During 2006 the Media Monitoring Project analysed coverage of the 16 days campaign to examine whether media upheld generally accepted media ethical principles. The findings show that, in covering the Campaign stories, the media most commonly violates the principle to do no harm, frequently by identifying the victim and exposing them to potential further abuse and victimisation.
The principles were compiled by drawing on internationally accepted ethical standards of journalism. The nine principles used, outline clear ethical guidelines that promote respect for human rights and best media practice. These principles were:
- Seek and express the truth;
- Be dependent and objective;
- Minimise harm;
- Children are afforded special protection;
- Avoid stereotypes;
- Violence against women constitutes a human rights violation;
- Respect and engage with cultural and sexual practices;
- Be aware of HIV/AIDS dimensions of gender-based violence and child abuse.
50% of the stories (amounting to 129 out of 259) that were monitored supported key ethical principles. Graph 1 illustrates a breakdown of the various principles that were supported. 18% of stories monitored violated key ethical principles. Graph 2 shows the breakdown of the key ethical principles that were violated in the stories monitored. The rest of the stories monitored, 32%, neither supported nor challenged any of the ethical principles.
Most observed ethical principle
The graph below shows the most supported or adhered-to principle was “Woman and Child abuse are fundamental human rights violations”, which occured in 32% of the stories that clearly demonstrated ethical principles. This shows that in some cases journalists made a link between woman and child abuse to human rights. The media should be encouraged to make this link especially in the efforts to raise issues of woman and child abuse during the campaign.
Most violated ethical principle
While the media’s performance overall was impressive, there are still some areas of coverage of the Campaign that could be improved. The most commonly violated ethical principle was “to minimise harm”. In other words, of the 48 out of 259 stories that violated key ethical principles 42% of that portion brought about further harm, most often by identifying “victims” of abuse or crime.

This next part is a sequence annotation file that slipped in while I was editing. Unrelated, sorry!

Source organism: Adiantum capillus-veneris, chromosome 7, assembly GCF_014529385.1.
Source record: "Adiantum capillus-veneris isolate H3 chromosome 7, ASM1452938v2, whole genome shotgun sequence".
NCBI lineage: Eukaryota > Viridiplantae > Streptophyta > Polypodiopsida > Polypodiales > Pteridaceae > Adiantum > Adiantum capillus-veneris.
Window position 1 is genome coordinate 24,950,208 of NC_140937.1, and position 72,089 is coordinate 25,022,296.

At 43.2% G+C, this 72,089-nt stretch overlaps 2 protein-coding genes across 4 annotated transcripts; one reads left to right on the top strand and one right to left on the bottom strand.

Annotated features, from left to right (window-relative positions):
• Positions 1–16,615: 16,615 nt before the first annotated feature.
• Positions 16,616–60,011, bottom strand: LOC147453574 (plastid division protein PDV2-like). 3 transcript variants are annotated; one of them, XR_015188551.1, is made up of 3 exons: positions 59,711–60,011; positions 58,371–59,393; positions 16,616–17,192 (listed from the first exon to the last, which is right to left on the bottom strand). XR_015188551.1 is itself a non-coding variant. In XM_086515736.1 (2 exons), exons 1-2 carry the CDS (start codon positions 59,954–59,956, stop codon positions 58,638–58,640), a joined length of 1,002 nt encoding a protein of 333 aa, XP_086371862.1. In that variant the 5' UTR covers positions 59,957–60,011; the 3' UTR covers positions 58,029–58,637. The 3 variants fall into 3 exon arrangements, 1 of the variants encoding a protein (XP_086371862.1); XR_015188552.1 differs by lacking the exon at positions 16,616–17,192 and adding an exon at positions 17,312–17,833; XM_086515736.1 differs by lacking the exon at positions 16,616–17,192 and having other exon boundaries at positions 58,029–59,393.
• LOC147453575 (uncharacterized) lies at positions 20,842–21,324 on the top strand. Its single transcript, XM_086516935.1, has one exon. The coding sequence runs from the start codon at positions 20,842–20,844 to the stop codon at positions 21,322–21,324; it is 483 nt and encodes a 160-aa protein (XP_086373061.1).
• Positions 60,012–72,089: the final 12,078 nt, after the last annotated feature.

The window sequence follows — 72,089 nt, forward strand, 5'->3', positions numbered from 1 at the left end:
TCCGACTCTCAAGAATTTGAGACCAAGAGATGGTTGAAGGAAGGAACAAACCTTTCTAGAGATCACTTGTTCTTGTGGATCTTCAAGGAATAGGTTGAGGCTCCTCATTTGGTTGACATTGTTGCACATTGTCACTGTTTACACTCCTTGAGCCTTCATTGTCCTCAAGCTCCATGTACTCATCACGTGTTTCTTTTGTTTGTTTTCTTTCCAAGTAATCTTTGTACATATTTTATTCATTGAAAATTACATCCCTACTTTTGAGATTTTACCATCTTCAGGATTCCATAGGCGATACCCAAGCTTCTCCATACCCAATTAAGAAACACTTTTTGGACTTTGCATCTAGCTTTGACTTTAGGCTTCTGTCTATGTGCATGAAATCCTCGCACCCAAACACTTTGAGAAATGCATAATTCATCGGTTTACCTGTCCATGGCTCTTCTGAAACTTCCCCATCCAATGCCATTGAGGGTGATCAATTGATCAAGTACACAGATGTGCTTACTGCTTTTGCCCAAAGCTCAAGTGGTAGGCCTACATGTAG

One example of how media failed to minimise harm came from the Daily Sun. The article was titled “THEY RAPED IN SA’S TOUGHEST TOWNSHIP…and they paid the price” (Daily Sun 20/11/2006, p. 3). The story was about a couple who were attacked by two young men who repeatedly raped the 29 year-old woman in the story. The young men were caught by members of the public and beaten to death. The picture of the dead bodies was laid out on page 2 with the caption “allegedly attacked a couple with knives [and] repeatedly raped the 29 year-old woman”. Another picture used in the story was of the couple, the caption read “A 33 year-old man and his 29 year-old lover in shock after their ordeal”.
In this story the Daily Sun could have minimised harm by not using the picture of the woman and her partner because it was not in their best interest. The report made a deliberate effort not to name the “victims” but by picturing them it violated their right to dignity and privacy therefore causing further harm. At the time MMP made the argument, in a media update, that it was not clear whether informed consent was given under such traumatising circumstances. Hence one cannot prove that it was in the best interest of the couple, especially the woman, to have their photograph published in the Daily Sun.
South African media have received much criticism from government about their ethical conduct. It would seem that by violating key ethical principles in some of the stories, they are supporting the view that media are unable to regulate themselves. What is particularly concerning is that the most violated ethical principle is the principle not to do more harm, where stories deal with women and child abuse. It would seem that the media is exposing the victims and survivors to secondary abuse and violating their right to dignity through, in many cases identifying victims of violence.
By George Kalu